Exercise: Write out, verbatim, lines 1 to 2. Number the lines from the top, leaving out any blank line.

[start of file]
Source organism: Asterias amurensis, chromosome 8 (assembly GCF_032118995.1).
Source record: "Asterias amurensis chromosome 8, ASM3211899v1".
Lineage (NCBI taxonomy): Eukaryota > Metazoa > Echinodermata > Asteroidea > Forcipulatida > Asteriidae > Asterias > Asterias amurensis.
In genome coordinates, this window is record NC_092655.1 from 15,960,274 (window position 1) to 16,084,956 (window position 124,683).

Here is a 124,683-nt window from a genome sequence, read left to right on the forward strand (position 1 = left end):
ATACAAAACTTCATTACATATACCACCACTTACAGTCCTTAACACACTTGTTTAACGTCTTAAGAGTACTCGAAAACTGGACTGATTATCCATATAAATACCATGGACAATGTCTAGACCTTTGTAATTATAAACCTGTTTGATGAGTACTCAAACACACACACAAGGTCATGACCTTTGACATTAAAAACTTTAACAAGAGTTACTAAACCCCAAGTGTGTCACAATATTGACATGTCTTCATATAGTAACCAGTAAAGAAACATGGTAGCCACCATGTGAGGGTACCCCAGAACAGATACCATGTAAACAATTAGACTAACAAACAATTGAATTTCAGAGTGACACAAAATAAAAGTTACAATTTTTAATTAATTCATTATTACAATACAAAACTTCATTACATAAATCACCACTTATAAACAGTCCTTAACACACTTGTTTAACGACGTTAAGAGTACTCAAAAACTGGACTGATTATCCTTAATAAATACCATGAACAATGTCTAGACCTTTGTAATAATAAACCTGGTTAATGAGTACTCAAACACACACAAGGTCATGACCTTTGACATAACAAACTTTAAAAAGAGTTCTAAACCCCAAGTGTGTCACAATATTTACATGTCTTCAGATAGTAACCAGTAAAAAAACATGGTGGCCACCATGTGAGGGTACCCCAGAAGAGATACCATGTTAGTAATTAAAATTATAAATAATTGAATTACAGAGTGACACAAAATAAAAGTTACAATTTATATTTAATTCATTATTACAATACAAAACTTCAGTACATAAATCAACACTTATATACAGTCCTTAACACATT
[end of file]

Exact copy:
Source organism: Asterias amurensis, chromosome 8 (assembly GCF_032118995.1).
Source record: "Asterias amurensis chromosome 8, ASM3211899v1".